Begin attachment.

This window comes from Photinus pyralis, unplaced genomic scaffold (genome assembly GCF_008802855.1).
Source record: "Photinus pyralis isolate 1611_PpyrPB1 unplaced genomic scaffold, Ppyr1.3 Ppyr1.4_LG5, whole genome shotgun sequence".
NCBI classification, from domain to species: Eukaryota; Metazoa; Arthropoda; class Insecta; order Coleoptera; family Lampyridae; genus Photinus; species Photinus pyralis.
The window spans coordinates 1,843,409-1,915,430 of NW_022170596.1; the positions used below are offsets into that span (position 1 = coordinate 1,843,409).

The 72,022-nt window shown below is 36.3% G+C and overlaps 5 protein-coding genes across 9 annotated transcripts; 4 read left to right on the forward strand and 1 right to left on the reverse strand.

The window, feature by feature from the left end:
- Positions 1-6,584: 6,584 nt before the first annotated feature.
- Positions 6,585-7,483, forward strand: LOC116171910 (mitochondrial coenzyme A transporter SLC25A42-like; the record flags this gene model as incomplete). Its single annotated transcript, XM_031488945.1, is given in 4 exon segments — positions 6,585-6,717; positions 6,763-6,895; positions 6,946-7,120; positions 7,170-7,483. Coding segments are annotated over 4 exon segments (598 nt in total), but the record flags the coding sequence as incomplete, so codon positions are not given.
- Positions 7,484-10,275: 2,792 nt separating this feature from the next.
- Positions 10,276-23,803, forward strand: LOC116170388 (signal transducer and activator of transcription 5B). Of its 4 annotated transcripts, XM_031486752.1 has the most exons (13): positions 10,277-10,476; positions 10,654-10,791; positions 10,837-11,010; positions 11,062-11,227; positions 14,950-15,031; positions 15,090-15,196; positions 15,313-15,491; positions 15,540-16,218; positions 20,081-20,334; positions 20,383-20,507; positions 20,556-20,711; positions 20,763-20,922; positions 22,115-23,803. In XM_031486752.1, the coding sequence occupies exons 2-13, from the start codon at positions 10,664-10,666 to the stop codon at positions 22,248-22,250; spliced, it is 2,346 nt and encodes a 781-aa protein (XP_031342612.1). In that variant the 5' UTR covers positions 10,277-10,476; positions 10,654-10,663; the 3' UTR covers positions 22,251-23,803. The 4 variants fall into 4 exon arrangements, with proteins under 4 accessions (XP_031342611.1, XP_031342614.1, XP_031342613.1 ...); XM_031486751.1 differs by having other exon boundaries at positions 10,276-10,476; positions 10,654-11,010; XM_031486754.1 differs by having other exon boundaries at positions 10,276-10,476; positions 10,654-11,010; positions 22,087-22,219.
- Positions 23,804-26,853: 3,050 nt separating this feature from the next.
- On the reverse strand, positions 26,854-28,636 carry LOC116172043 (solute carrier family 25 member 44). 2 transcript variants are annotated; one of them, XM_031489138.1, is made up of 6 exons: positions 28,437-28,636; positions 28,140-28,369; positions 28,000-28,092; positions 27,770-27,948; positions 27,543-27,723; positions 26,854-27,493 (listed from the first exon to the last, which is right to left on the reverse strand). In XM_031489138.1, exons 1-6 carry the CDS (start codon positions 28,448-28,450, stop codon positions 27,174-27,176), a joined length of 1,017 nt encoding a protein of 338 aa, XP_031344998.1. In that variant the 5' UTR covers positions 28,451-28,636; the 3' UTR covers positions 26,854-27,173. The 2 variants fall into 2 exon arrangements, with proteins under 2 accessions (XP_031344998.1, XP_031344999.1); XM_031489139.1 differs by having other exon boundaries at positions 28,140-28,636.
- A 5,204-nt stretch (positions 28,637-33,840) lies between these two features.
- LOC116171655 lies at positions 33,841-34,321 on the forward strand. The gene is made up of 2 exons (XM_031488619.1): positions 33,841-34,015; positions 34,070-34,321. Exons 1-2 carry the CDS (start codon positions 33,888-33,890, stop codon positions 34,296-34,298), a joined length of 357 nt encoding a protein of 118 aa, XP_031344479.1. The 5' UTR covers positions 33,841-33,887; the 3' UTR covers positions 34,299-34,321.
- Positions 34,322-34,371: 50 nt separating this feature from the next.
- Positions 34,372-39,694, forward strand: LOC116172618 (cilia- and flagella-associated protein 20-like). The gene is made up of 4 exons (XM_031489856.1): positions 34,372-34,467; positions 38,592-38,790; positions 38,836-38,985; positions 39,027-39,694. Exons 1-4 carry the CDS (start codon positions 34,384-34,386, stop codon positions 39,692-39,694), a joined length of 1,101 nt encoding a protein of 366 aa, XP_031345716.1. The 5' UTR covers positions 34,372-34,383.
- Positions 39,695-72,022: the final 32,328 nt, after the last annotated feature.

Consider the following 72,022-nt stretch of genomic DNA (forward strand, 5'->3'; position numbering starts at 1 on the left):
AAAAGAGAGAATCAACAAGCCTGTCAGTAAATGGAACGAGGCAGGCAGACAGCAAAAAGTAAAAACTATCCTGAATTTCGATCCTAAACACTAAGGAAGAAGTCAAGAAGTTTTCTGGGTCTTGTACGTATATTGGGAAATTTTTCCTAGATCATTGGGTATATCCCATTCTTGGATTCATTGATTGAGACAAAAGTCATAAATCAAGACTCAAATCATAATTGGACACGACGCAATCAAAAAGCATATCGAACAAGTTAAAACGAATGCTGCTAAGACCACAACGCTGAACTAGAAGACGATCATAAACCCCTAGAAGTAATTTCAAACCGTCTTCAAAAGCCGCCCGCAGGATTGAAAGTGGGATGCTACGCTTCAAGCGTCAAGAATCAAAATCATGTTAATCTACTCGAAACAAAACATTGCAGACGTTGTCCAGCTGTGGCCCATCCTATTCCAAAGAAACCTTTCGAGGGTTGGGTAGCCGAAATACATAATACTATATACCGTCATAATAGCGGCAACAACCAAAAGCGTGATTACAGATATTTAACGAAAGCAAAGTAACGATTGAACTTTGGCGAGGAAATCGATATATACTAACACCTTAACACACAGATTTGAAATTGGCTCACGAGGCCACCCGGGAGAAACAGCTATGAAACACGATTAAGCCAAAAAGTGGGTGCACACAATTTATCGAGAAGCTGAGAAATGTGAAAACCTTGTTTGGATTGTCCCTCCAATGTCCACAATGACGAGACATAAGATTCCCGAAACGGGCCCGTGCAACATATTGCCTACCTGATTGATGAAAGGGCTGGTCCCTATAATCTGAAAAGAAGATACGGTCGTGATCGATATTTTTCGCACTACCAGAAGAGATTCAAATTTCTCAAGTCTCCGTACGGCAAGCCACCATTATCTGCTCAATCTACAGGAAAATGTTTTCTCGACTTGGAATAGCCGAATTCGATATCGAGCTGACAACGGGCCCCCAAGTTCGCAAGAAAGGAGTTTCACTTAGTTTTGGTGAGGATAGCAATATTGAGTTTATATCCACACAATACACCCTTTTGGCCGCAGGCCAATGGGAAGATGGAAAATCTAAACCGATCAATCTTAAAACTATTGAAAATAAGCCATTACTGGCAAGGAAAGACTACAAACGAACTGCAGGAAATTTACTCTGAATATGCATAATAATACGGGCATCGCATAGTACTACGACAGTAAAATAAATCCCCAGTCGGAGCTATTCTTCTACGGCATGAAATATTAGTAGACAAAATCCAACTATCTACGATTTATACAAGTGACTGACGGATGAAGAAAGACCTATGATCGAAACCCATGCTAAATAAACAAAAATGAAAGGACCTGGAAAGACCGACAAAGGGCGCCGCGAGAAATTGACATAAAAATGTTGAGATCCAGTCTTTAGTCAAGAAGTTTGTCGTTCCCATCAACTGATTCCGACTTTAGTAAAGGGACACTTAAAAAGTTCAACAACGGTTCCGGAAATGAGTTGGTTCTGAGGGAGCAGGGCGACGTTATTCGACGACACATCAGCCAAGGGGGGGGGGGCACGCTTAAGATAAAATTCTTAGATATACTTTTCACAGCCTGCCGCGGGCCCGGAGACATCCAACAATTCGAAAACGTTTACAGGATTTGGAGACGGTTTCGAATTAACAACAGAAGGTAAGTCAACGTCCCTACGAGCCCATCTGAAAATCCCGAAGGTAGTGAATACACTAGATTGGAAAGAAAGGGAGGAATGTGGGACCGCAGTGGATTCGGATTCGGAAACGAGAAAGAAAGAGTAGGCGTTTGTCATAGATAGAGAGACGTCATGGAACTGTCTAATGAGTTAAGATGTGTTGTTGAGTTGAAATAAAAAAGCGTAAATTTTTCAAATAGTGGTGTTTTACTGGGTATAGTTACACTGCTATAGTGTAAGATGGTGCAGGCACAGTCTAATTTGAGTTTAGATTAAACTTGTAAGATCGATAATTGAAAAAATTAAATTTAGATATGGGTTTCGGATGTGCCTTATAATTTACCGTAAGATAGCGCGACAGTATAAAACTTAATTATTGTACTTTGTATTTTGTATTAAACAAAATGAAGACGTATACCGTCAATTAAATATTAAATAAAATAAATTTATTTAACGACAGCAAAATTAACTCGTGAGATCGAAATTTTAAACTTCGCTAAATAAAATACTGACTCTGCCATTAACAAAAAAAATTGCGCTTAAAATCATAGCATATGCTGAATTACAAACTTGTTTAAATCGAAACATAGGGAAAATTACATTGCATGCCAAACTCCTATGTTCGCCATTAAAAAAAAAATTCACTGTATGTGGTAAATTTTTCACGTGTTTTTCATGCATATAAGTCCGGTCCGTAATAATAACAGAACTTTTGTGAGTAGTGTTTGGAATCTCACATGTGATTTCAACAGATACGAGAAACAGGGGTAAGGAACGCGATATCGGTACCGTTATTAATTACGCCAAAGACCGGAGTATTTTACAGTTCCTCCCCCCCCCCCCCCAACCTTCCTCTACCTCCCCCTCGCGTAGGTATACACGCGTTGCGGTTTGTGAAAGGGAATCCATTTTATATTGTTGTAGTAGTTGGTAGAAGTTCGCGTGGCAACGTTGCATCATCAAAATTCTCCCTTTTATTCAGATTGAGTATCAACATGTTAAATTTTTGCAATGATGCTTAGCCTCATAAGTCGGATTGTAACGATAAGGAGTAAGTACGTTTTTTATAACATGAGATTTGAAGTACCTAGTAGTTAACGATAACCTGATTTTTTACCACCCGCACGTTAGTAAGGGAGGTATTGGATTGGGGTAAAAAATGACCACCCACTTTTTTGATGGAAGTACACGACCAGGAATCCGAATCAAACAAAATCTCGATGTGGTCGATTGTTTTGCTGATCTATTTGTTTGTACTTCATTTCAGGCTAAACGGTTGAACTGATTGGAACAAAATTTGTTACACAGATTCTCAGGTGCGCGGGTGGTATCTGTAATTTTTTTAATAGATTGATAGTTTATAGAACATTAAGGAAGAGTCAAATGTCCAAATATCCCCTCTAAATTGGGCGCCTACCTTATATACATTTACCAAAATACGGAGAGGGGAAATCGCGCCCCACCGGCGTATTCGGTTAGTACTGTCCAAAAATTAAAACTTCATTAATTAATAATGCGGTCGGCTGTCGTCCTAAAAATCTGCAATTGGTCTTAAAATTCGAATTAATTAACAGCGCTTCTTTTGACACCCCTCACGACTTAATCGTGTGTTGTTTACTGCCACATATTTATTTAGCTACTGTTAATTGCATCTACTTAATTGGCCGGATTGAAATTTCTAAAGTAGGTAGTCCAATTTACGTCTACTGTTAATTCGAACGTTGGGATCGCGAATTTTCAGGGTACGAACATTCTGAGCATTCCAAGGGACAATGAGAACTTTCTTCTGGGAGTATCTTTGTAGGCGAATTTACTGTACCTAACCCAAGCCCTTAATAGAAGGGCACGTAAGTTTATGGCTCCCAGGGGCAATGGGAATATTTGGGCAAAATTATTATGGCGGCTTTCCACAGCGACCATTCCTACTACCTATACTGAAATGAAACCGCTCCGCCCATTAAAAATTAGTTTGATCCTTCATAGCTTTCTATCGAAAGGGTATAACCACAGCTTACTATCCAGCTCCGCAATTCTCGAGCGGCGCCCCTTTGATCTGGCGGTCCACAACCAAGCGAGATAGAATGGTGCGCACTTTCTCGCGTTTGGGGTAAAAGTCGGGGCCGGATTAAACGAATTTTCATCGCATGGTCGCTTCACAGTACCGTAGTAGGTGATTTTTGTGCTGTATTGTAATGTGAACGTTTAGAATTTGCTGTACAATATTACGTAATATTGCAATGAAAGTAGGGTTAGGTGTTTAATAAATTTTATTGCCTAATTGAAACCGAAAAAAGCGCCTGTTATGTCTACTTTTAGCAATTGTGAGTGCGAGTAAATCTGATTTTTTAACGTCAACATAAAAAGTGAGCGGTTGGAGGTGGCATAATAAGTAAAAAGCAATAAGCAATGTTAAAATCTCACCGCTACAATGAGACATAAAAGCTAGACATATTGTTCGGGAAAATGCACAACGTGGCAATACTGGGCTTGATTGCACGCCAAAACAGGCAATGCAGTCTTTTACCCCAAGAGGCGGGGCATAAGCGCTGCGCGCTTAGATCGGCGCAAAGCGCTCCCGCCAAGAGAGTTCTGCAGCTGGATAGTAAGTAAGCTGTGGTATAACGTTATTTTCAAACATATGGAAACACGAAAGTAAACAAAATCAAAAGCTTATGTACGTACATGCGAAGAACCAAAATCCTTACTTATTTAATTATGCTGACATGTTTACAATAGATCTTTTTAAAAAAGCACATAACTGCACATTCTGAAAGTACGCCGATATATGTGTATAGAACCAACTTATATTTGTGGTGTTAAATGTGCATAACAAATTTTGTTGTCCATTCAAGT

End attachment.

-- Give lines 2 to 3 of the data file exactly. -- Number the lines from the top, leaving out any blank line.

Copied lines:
Source record: "Photinus pyralis isolate 1611_PpyrPB1 unplaced genomic scaffold, Ppyr1.3 Ppyr1.4_LG5, whole genome shotgun sequence".
NCBI classification, from domain to species: Eukaryota; Metazoa; Arthropoda; class Insecta; order Coleoptera; family Lampyridae; genus Photinus; species Photinus pyralis.